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Maritime and Sporting

Maritime Ceramics and Glass

Maritime ceramics and glassware continue to thrive as a niche section in Bearnes Hampton & Littlewood's Maritime sale.

Locally produced Bovey Tracey pottery mess plates and bowls have always been popular with maritime ceramic collectors, particularly those searching for matching numbers on the blue and white pattern mess bowls and mess plates.

A 19th century ebony, brass and ivory inlaid octant.

Garrison (Sunderland) pottery ship jugs such as these often fetch between £200 and £300 in our maritime sales.

Elsinore bowls decorated with ship portraits and maritime motifs are steady in the market, as are maritime decorated Sunderland pottery ship jugs, plates and ship bowls. These Sunderland pottery pieces are easily identified by their iridescent lustre finish and maritime verse. Named examples of Sunderland pottery such as Dixon & Co, Garrison and Scott regularly fetch between £200-300 at auction.

The pinnacle of maritime ceramics over the past year has been Polar expedition table wares, specially commissioned for Polar voyages. Two Polar expedition plates from the British Arctic Expedition 1875-1876 aboard HMS Alert sold well above estimate in 2012 at £660 and £550 each.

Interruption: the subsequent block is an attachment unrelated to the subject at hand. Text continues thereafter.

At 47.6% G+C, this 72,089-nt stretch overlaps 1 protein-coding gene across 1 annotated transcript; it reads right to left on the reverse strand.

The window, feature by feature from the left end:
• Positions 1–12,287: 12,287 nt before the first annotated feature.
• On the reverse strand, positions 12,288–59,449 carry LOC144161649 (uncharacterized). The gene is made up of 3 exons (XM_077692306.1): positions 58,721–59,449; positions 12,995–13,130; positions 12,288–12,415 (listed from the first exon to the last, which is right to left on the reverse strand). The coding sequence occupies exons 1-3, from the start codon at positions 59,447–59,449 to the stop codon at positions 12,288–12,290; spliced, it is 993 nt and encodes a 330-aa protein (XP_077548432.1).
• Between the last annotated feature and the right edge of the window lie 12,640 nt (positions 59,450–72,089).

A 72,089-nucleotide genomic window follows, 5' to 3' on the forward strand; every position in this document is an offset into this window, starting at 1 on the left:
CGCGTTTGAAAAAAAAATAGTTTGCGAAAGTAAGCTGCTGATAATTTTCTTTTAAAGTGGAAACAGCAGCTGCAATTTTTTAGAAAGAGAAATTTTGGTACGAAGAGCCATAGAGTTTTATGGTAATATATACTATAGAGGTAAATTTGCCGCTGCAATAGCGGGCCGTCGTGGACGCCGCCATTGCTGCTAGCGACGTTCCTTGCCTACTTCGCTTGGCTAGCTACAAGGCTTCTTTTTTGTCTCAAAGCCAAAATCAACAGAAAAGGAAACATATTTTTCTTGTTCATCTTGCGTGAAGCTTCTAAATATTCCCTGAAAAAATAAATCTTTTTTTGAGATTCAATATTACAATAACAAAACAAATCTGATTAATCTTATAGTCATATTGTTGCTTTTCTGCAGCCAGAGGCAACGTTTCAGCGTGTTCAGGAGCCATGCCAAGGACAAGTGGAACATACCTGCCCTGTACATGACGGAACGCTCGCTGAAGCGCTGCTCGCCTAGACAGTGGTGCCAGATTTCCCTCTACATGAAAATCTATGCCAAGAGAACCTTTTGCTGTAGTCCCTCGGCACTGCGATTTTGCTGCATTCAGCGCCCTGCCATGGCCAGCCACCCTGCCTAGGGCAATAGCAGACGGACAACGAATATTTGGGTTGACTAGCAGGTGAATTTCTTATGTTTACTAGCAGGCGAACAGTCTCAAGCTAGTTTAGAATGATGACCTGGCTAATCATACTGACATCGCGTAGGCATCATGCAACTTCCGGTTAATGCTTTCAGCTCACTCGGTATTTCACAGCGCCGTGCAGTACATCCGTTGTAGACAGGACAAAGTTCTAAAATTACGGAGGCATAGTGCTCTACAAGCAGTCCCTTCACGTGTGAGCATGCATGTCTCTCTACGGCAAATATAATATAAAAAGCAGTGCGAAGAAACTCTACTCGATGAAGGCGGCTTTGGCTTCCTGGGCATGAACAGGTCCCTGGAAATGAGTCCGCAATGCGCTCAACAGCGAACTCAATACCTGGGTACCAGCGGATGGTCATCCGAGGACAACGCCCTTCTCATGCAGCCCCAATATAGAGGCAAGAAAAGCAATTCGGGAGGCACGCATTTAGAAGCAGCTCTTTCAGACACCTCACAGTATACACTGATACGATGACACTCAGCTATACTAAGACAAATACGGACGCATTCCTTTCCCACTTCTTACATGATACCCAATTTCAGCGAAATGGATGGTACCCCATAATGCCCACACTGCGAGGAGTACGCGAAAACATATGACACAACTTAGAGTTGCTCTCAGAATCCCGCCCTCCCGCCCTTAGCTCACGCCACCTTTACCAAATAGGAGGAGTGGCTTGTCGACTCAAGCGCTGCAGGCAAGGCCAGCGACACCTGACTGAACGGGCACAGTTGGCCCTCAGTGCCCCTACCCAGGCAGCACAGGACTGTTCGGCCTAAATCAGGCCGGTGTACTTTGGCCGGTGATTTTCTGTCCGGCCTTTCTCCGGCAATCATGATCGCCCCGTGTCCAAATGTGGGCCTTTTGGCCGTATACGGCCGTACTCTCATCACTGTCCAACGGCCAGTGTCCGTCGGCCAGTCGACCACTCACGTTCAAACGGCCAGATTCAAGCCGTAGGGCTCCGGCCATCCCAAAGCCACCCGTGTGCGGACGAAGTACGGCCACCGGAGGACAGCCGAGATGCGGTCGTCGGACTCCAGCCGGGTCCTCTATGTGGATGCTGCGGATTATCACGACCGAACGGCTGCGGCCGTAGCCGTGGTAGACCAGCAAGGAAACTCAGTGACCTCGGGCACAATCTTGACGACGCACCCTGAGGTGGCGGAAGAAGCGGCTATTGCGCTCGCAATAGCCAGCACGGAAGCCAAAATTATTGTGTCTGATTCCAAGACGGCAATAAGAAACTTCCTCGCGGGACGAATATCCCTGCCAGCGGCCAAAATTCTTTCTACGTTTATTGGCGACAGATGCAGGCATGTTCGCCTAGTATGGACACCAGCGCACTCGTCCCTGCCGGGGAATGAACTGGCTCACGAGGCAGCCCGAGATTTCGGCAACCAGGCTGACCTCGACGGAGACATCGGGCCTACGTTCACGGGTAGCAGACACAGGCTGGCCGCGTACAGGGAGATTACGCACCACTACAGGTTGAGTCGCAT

Pieces such as this Red Star Line, A Stonier & Co Ltd (Liverpool) porcelain
        coffee cup and saucer are sought by those interested in Ocean liner memorabilia.

Pieces such as this Red Star Line, A Stonier & Co Ltd (Liverpool) porcelain coffee cup and saucer are sought by those interested in Ocean liner memorabilia.

Within the maritime ceramics, collectors continue to favour White Star Line table wares. Even small pieces, such as a White Star line asparagus dish, generate great interest, even with a modest £200-£300 estimate as in this case. No doubt, the lure of the White Star Line and its history added to the value for collectors. P&O and Red Star line are also sought after by many others looking for a piece of Ocean liner memorabilia, from an age when travel was more sophisticated and sedate on a luxury Ocean liner.

Maritime ceramics and glassware that relate to the career and life of Admiral Nelson continue to be popular with buyers and collectors, even though the bi-centenary of Nelson's death at the Battle of Trafalgar has passed. Still considered by many to have been the greatest Admiral of the fleet, Nelson decorated pieces hold a strong position in the market. In particular, any period pieces from Nelsons' early career at the Battle of the Nile and his time aboard HMS Foudroyant regularly command high prices at auction.

Specialists

Brian Goodison-BlanksBrian Goodison-Blanks
Department Head

Associated Department

Ceramics and Glass